In this tutorial we’ll build a basic Hello World application in React. ReactJS is amazing and easy to use. Stay tuned for more React MicroBytes 2020.
If you are undertaking a mobile app development for your start-up or enterprise, you are likely wondering whether to use React Native. As a popular development framework, React Native helps you to develop near-native mobile apps. However, you are probably also wondering how close you can get to a native app by using React Native. How native is React Native?
In the article, we discuss the similarities between native mobile development and development using React Native. We also touch upon where they differ and how to bridge the gaps. Read on.
Let’s briefly set the context first. We will briefly touch upon what React Native is and how it differs from earlier hybrid frameworks.
Although relatively new, React Native has acquired a high degree of popularity. The “Stack Overflow Developer Survey 2019” report identifies it as the 8th most loved framework. Facebook, Walmart, and Bloomberg are some of the top companies that use React Native.
The popularity of React Native comes from its advantages. Some of its advantages are as follows:
Are you wondering whether React Native is just another of those hybrid frameworks like Ionic or Cordova? It’s not! React Native is fundamentally different from these earlier hybrid frameworks.
React Native is very close to native. Consider the following aspects as described on the React Native website:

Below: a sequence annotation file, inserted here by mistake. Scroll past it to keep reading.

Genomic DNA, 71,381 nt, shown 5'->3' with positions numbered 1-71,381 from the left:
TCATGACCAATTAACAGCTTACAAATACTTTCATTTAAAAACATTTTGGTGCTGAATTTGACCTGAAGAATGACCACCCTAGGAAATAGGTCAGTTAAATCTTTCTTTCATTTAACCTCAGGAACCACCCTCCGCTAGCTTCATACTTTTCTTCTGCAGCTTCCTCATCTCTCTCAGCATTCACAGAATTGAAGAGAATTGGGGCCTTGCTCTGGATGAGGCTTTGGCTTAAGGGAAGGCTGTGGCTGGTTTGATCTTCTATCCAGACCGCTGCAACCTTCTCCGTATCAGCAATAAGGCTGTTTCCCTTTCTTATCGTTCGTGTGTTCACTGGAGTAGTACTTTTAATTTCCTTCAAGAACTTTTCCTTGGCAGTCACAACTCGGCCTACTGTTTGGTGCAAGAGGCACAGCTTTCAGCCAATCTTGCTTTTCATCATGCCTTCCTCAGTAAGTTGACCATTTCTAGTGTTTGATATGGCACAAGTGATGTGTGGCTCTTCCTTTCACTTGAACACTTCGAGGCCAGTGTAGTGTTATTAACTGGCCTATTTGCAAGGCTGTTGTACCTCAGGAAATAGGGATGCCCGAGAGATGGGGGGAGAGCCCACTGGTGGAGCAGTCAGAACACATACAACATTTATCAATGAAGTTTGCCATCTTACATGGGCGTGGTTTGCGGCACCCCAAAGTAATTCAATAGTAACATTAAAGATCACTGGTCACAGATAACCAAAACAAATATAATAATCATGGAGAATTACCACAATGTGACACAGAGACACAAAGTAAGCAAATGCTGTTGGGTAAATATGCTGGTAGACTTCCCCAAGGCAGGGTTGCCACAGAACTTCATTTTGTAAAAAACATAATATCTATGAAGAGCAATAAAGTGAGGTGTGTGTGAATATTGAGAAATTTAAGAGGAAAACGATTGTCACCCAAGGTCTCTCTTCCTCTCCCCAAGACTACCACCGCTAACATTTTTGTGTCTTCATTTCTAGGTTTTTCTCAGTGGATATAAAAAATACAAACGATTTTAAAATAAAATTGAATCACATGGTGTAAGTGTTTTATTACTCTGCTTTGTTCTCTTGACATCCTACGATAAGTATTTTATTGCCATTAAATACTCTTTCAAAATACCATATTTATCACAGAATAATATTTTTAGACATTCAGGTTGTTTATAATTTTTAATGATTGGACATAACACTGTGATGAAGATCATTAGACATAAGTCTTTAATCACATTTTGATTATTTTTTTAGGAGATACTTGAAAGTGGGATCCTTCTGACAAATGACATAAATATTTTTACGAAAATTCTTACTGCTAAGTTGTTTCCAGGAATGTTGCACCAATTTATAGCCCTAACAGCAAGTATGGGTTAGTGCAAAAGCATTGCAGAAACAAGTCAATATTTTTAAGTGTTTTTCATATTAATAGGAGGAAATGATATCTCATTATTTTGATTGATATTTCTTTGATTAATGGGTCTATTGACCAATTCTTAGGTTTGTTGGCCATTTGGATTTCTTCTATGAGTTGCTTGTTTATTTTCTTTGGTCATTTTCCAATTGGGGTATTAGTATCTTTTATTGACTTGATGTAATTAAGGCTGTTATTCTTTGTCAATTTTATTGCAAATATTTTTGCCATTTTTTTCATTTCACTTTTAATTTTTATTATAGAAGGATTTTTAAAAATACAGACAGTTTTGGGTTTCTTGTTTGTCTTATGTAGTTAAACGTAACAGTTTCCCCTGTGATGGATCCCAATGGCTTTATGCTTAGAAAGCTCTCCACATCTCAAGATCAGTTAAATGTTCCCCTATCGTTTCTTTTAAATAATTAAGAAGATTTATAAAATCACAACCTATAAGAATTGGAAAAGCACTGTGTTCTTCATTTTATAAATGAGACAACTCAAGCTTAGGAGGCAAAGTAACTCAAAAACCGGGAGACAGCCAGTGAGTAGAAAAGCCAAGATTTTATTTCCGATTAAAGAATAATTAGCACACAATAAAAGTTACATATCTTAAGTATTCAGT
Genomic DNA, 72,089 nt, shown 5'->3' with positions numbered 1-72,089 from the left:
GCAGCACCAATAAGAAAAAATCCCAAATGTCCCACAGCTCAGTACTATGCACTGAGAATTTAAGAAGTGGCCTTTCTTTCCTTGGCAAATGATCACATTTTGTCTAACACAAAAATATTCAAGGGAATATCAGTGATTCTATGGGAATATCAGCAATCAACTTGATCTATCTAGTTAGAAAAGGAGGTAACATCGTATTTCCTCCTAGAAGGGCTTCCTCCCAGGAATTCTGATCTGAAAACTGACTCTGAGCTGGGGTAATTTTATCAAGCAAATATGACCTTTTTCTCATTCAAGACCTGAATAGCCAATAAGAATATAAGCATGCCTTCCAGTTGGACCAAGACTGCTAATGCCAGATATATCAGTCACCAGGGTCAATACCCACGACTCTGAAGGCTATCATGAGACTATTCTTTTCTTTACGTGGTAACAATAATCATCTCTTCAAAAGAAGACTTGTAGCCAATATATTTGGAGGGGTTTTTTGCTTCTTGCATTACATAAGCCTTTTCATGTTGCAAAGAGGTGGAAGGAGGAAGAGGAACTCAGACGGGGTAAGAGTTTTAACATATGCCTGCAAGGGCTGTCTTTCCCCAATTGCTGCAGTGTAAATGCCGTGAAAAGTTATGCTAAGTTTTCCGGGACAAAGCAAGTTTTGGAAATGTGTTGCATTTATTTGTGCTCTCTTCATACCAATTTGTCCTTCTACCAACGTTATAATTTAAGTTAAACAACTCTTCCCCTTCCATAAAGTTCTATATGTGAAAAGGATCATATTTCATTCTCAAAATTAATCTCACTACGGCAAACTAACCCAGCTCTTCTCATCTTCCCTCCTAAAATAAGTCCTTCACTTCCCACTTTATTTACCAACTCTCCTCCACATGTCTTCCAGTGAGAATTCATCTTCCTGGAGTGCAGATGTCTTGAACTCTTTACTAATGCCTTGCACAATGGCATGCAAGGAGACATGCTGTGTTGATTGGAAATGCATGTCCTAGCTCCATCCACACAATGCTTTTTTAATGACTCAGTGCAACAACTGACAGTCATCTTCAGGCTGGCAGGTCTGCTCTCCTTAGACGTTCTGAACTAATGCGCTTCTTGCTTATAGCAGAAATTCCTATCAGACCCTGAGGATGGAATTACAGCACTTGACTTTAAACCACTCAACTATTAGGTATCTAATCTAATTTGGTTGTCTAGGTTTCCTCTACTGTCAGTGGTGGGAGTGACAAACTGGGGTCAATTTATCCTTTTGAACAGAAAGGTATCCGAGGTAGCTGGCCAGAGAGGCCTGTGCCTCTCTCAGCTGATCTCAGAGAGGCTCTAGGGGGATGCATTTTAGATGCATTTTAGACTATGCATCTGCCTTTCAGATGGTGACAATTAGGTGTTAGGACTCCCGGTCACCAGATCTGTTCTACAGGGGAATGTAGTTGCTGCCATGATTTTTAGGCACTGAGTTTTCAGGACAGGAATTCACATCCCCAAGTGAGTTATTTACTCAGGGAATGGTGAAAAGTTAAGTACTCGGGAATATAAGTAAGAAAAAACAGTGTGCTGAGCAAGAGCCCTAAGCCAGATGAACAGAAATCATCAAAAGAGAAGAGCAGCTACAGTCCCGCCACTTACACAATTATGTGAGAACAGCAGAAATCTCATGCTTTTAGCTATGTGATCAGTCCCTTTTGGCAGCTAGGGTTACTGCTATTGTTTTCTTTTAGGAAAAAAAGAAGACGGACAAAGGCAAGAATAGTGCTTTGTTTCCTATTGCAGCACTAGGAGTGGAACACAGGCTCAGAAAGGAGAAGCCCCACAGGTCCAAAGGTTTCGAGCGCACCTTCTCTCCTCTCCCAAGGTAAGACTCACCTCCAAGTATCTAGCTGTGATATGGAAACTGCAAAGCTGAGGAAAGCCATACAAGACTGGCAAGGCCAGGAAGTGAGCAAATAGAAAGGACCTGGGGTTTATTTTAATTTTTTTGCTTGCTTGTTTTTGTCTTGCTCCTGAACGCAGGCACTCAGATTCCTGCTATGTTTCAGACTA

Due to these factors, React Native offers many more advantages compared to those earlier hybrid frameworks. We now review them.
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Multiple vulnerabilities in the Citrix Application Delivery Controller (ADC) and Gateway would allow code injection, information disclosure and denial of service, the networking vendor announced Tuesday. Four of the bugs are exploitable by an unauthenticated, remote attacker.
The Citrix products (formerly known as NetScaler ADC and Gateway) are used for application-aware traffic management and secure remote access, respectively, and are installed in at least 80,000 companies in 158 countries, according to a December assessment from Positive Technologies.
Other flaws announced Tuesday also affect Citrix SD-WAN WANOP appliances, models 4000-WO, 4100-WO, 5000-WO and 5100-WO.
Attacks on the management interface of the products could result in system compromise by an unauthenticated user on the management network; or system compromise through cross-site scripting (XSS). Attackers could also create a download link for the device which, if downloaded and then executed by an unauthenticated user on the management network, could result in the compromise of a local computer.
“Customers who have configured their systems in accordance with Citrix recommendations [i.e., to have this interface separated from the network and protected by a firewall] have significantly reduced their risk from attacks to the management interface,” according to the vendor.
Threat actors could also mount attacks on Virtual IPs (VIPs). VIPs, among other things, are used to provide users with a unique IP address for communicating with network resources for applications that do not allow multiple connections or users from the same IP address.
The VIP attacks include denial of service against either the Gateway or Authentication virtual servers by an unauthenticated user; or remote port scanning of the internal network by an authenticated Citrix Gateway user.
“Attackers can only discern whether a TLS connection is possible with the port and cannot communicate further with the end devices,” according to the critical Citrix advisory. “Customers who have not enabled either the Gateway or Authentication virtual servers are not at risk from attacks that are applicable to those servers. Other virtual servers e.g. load balancing and content switching virtual servers are not affected by these issues.”